Benson, C., & Kosonen, K. (Eds.) (2013). Language issues in comparative education: Inclusive teaching and  learning in non-dominant languages and cultures. Rotterdam: Sense Publishers; Cummins, J. (2000). Language,  power and pedagogy. Clevedon, UK: Multilingual Matters; King, K., & Mackey, A. (2007). The bilingual edge:  Why, when, and how to teach your child a second language. New York: Collins; Kosonen, K. (2005). Education  in local languages: Policy and practice in Southeast Asia. First languages first: Community-based literacy  programmes for minority language contexts in Asia. Bangkok: UNESCO Bangkok.  14 Taken from „Developing Global Citizenship at VIS“ 

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bilingualism it is important that ​all​ their Mother Tongue languages continue to develop.    Language is learned primarily through communication with other people.  Research shows that the more communication children experience at  home the better developed their language skills will be. This is especially  important for the development of Mother Tongue skills since the language  is seldom reinforced by the child's environment outside school.    However, it is important that students continue to develop all their  language skills equally: reading, writing, listening and speaking.    In that process parents play an important role. It is their responsibility to:  converse with their children,  ● encourage them to take an active interest in reading books and other  print materials for pleasure,  ● encourage them to research in their Mother Tongue(s) to support their  school learning,  ● expose them to experiences that involve their Mother Tongue(s)  15 ● enroll their children in a Mother Tongue class at VIS     We believe that the use of the Mother Tongue at home will benefit our  students’ progress in English and other school subjects.    The above does not just support the development of students’ Mother  Tongues, but helps them to understand the meaning and importance of  culture; knowing themselves through an understanding and experience of  their own cultures allows them to understand and value the cultures of  others.    Students who have formally studied their Mother Tongue(s) have the  advantage of greater global mobility and increased opportunities for  academic study and employment.    Wherever possible, therefore, VIS encourages Mother Tongue  maintenance by the appropriate dissemination of information through  16 students and parents, by timetabling a Mother Tongue slot for such  classes during the day or after school, by allowing students in all grades to  present Mother Tongue as an elective, and by giving credit for the time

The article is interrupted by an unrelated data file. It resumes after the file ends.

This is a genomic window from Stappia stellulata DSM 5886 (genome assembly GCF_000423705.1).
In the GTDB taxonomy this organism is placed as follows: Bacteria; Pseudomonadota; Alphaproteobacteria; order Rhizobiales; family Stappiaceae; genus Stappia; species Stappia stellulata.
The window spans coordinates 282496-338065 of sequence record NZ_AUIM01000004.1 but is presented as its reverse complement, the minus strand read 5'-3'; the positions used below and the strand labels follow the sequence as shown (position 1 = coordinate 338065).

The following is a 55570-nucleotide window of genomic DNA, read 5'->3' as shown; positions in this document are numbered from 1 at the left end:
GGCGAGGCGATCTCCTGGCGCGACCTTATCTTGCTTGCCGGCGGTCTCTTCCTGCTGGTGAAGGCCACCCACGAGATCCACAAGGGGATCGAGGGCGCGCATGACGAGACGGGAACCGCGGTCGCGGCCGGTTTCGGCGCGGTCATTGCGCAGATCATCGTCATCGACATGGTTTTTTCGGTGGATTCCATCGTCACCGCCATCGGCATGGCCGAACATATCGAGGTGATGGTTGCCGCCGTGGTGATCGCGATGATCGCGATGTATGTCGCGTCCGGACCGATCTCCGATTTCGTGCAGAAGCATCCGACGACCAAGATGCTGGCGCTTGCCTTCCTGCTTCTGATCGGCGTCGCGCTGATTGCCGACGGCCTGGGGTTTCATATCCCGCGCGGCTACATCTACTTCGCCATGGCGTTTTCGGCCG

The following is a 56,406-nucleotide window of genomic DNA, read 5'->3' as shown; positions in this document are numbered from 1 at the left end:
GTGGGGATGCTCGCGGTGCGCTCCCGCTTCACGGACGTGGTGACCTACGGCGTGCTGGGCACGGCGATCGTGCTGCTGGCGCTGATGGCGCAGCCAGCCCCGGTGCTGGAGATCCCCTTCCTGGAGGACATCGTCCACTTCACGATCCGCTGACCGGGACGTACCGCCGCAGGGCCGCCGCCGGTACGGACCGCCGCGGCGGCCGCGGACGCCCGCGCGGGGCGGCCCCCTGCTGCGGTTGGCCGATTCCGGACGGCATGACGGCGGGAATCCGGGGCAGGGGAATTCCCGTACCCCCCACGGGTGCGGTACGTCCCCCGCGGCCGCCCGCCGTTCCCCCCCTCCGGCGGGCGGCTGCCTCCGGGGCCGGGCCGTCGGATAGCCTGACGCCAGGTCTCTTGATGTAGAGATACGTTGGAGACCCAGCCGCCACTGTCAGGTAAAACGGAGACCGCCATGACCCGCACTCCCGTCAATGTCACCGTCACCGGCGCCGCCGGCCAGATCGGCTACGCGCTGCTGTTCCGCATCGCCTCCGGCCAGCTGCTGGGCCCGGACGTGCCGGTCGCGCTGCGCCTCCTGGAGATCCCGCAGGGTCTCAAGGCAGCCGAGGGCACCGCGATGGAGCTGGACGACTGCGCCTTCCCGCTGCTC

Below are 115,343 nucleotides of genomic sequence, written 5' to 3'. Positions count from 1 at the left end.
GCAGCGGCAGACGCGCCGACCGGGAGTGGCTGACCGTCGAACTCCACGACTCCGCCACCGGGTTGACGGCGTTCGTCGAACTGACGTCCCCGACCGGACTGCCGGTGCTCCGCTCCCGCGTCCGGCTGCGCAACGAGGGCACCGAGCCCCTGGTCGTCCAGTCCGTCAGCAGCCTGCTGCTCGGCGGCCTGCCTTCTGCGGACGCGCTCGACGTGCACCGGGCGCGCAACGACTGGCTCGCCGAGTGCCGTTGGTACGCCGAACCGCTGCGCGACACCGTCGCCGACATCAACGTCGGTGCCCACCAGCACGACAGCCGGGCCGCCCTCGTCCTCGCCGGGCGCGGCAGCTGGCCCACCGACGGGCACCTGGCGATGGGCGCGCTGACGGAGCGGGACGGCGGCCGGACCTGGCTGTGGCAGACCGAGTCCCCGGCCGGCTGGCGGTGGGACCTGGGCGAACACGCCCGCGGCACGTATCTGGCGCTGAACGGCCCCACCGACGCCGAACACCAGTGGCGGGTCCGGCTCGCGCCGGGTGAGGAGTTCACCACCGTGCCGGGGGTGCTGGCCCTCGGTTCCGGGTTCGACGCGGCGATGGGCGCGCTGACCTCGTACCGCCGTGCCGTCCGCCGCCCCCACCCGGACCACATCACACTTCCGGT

In the case of German Mother Tongue students where German A is included in the VIS timetable we still encourage parents to ensure that their children have additional exposure to the language.  16 Mother Tongue classes have to be privately financed by the parents, though some organizations  (e.g. the UN) and countries refund some or all of the cost.  15

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and effort spent on this study by including Mother Tongue studies on report cards and records. 

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Language Acquisition at VIS